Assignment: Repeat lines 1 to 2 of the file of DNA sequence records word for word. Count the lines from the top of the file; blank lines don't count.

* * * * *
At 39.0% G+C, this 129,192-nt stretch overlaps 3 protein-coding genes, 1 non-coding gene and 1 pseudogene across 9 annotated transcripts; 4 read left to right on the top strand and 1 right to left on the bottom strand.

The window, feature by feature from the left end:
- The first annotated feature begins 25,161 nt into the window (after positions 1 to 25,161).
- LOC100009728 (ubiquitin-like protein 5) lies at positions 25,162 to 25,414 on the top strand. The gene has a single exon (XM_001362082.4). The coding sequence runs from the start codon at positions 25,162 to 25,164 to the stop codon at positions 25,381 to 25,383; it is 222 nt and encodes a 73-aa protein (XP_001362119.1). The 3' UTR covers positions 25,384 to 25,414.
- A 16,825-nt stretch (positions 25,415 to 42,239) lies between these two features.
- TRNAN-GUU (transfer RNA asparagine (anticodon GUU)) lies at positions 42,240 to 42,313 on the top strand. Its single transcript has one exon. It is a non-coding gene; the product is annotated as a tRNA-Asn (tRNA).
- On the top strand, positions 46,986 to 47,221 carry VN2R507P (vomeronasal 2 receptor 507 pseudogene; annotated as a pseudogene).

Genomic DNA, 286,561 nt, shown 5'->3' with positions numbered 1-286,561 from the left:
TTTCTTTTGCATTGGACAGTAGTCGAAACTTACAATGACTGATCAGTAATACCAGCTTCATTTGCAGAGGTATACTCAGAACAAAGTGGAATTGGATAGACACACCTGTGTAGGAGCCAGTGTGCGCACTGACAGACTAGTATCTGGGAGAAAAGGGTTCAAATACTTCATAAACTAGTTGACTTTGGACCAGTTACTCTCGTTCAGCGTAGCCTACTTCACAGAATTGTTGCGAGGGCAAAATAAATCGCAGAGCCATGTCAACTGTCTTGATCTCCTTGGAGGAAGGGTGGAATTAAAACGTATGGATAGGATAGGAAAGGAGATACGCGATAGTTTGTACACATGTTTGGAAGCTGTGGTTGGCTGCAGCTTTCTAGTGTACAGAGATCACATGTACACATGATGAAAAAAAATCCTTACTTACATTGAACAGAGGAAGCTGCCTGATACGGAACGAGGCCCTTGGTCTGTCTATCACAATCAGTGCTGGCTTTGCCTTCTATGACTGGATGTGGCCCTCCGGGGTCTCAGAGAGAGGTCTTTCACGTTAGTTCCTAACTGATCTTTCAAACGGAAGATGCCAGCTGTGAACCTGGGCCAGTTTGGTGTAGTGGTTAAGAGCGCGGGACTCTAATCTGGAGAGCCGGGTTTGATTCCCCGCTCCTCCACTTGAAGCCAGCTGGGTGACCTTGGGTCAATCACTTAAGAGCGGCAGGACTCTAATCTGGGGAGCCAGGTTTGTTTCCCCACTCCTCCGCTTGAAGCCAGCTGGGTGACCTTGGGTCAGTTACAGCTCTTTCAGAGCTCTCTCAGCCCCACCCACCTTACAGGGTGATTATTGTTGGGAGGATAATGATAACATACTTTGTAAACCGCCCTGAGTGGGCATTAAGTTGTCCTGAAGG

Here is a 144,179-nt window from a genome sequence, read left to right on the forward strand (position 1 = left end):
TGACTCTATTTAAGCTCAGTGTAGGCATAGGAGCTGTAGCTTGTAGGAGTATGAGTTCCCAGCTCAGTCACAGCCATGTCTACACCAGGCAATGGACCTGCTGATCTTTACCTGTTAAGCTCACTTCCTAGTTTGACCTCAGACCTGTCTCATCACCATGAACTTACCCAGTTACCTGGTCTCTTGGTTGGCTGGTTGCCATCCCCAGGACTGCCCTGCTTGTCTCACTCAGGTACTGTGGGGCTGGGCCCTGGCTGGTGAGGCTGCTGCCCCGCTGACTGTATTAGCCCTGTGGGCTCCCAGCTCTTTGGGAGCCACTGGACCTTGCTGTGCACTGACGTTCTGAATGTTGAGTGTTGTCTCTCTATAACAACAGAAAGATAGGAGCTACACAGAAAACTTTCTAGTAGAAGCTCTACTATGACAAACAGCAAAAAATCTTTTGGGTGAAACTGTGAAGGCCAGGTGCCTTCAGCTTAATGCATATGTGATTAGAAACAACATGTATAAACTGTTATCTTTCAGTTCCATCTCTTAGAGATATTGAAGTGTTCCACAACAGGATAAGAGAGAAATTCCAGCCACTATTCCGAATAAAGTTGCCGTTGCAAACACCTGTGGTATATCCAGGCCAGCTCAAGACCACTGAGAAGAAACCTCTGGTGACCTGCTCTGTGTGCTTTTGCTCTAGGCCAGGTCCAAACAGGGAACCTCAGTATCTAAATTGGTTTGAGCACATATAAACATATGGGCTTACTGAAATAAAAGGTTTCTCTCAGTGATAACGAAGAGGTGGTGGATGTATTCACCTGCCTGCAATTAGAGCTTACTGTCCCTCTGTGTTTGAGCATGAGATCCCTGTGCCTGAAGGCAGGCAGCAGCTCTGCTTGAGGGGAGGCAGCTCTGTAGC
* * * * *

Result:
At 39.0% G+C, this 129,192-nt stretch overlaps 3 protein-coding genes, 1 non-coding gene and 1 pseudogene across 9 annotated transcripts; 4 read left to right on the top strand and 1 right to left on the bottom strand.

The window, feature by feature from the left end: